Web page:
recent posting about doctoral degrees ("academic" versus "professional") there was one line of thought that I meant to explore, but I really neglected because it didn't quite fit in with the post the way it was ultimately flowed. In the ACM eLearn article that really got my mental gears going, and to which my post was a response to, the professional doctor "is more likely to consume research" (para. 5).
I find this statement problematic on many levels with regard to to a doctoral degree, and the false differentiation between a PhD and an EdD, but I also find it problematic when I think of Higher Education in general. My initial thoughts (last week) were that students, at the end of their Masters level studies should "consume" research, they shouldn't have to wait until their complete a doctorate in order to consume research. After some time pondering the point I started wondering if we've come to a point in Higher Education where we are prolonging the academic adolescence of our learners by pushing activities and skills, such as access to research literature, to higher levels of academic accomplishment. As much as I don't like the label, I am at the beginning of the millennial generation. Higher Education was promoted to us, in High School, as the thing to do in order to be setup for a career. So, Higher Education was really a means to get a job, or so it was promoted. Courses on philosophy, and ethics, and English composition - man those felt like pulling teeth at times because I wasn't prepared to think like that, to think critically, because I always expected to get a knowledge dump in order to do a job. Despite the focus on employement and carrers I think I did well, after all I still talk about those professors with reverence.
Even at the MA level, some disciplines still seem like they are practicing knowledge dumping, or filling of "empty" vessels (that's a whole other problem, but it's a topic for another post). Research, and critically analyzing research of others, isn't always something that we do in our MA level courses. Again, I count myself as lucky because throughout my graduate education I have had professors who did push us to think critically about what we are reading. It felt like pulling teeth at the time, but I think we're much better for it. This, however, wasn't done systemically, in a curricular way, but rather on a class-to-class, or professor-to-professor basis.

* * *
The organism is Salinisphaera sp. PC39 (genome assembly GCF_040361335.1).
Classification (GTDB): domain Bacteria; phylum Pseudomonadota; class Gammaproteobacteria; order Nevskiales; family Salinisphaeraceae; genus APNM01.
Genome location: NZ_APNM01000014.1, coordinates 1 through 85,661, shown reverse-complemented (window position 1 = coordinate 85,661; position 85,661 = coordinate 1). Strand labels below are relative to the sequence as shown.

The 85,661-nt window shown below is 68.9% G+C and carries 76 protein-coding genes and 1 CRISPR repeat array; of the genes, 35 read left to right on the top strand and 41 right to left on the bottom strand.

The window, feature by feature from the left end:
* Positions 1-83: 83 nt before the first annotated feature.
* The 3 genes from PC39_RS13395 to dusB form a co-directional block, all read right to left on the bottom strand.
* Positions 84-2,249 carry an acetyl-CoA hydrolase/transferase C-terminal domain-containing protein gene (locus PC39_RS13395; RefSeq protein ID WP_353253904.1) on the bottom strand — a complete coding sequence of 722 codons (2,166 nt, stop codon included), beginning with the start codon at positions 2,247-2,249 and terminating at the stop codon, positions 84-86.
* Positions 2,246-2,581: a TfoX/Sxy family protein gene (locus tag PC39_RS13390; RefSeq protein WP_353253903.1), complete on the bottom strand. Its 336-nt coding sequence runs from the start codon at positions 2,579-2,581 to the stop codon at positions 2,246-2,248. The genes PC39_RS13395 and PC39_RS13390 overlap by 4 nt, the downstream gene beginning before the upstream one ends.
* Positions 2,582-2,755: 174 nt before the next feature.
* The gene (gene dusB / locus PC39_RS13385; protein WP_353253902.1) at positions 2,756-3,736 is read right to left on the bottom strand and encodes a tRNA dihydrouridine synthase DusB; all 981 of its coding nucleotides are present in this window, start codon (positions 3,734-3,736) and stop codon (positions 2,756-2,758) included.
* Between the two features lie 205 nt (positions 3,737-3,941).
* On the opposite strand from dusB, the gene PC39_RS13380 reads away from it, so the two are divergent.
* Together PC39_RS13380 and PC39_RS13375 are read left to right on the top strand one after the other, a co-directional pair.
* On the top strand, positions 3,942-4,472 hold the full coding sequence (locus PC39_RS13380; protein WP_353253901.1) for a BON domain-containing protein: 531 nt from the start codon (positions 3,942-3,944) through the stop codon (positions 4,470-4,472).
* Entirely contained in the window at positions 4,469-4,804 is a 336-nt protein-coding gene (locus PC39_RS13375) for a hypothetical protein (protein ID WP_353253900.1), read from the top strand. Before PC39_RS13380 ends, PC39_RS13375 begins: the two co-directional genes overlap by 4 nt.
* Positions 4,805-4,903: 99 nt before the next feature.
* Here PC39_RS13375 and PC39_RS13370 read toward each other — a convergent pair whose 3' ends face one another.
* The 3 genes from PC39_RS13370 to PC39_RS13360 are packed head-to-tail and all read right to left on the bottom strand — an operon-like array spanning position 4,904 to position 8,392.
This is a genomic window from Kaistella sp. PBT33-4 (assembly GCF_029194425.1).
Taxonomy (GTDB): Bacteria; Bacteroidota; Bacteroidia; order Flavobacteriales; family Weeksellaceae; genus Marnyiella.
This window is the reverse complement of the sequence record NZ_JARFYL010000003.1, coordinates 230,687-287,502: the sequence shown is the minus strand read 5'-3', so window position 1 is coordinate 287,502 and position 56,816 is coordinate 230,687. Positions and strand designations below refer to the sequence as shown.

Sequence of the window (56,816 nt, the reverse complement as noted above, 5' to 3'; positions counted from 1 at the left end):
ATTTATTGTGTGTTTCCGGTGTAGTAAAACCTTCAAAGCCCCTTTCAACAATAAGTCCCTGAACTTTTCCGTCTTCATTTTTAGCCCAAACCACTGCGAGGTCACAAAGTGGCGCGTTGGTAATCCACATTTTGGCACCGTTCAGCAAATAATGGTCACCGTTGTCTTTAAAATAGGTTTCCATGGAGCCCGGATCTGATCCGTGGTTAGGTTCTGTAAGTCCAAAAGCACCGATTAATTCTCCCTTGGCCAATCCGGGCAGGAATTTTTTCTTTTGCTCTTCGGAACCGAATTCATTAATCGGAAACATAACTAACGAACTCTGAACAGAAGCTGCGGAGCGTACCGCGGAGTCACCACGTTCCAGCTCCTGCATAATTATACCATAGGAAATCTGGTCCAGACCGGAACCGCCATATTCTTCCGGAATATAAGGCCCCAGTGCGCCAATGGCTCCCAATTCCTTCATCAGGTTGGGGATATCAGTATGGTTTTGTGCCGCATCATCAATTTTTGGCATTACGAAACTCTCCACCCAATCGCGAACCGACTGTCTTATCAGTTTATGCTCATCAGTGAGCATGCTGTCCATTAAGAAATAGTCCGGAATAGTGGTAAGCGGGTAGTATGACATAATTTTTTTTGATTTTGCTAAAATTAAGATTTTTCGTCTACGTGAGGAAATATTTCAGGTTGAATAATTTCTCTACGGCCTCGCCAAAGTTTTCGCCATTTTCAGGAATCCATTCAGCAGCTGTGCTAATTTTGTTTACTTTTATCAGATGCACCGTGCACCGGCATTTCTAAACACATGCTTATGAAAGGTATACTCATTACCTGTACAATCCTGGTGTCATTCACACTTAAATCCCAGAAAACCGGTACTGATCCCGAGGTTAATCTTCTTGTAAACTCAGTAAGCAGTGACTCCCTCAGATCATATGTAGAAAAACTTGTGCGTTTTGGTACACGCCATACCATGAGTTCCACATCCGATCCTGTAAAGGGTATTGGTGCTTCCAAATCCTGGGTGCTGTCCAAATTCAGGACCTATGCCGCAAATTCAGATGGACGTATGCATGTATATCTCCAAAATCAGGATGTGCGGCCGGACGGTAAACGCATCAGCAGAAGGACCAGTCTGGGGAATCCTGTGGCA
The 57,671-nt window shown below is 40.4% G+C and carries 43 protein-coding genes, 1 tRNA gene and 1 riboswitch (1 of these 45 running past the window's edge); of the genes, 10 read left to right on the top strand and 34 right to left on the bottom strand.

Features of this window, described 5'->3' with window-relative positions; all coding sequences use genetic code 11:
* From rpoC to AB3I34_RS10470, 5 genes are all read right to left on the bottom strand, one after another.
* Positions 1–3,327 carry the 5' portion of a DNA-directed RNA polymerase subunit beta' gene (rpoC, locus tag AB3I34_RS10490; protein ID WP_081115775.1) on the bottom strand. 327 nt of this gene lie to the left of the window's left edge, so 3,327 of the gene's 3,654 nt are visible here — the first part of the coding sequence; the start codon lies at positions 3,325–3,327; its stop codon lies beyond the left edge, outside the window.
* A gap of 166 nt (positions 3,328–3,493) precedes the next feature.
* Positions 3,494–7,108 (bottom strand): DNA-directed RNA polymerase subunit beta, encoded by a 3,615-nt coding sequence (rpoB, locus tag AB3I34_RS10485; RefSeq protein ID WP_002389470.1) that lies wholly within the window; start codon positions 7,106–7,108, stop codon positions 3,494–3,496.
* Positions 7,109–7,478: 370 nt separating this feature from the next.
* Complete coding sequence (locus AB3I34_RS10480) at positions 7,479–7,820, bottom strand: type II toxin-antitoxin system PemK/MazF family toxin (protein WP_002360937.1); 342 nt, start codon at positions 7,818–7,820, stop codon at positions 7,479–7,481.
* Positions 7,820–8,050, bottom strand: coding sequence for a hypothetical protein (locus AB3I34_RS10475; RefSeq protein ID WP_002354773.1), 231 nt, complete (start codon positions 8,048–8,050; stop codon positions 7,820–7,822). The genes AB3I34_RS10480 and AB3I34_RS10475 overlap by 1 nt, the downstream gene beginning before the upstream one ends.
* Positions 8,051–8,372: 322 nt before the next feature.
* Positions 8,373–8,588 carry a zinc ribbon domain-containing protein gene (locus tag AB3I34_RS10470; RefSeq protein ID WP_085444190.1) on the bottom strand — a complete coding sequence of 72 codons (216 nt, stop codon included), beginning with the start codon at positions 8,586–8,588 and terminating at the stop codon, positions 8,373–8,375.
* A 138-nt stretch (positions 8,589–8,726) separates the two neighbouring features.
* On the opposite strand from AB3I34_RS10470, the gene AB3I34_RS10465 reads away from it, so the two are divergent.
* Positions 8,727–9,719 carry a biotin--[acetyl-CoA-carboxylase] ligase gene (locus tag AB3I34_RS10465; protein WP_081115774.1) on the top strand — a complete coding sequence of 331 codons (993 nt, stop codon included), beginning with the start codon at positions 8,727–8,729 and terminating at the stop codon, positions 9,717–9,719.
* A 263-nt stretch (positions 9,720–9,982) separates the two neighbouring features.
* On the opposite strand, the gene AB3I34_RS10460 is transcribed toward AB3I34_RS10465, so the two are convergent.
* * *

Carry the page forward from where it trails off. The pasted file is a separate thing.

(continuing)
When it comes to education, the statement above, the consumption of research is wrong on two counts. First research should not be consumed. Consumption to me has a connotation that you are not thinking about what you are reading. You are taking in, and taking at face value, what someone else writes, says, or acts. I think it's important as individuals who have received a certain education, be it BA, MA, or Doctoral education, that we critically analyze what we are reading. Some research may be bunk, some may be good. But even good research needs to be thought about critically. Just because the authors of particular research saw it going one way, it doesn't mean that it can't be applied in other, unforeseen, but equally effective, ways. Thinking about what you are "consuming" is an important aspect of being educated.
The second thing here is that everyone who's been educated, again regardless of the level, should be able to do this. This is not the purview of those who complete Doctoral work. Granted, those with a Doctoral background may have an expanded scope through which to view, review, and think critically about research work, but that comes with experience and a prolonged apprenticeship period; 4 years of higher education for the BA versus 10 or more for those with some Doctoral degree. I am wondering if such an attitude toward education (i.e. PhD is the domain of research consumption) is prolonging the learner's academic adolescence, not enabling them to be self sufficient and a life-long learner in their respective fields; thus - to some extent - making them dependent to those with a Doctorate necessary to feed them what they need to know and act as gatekeepers for knowledge.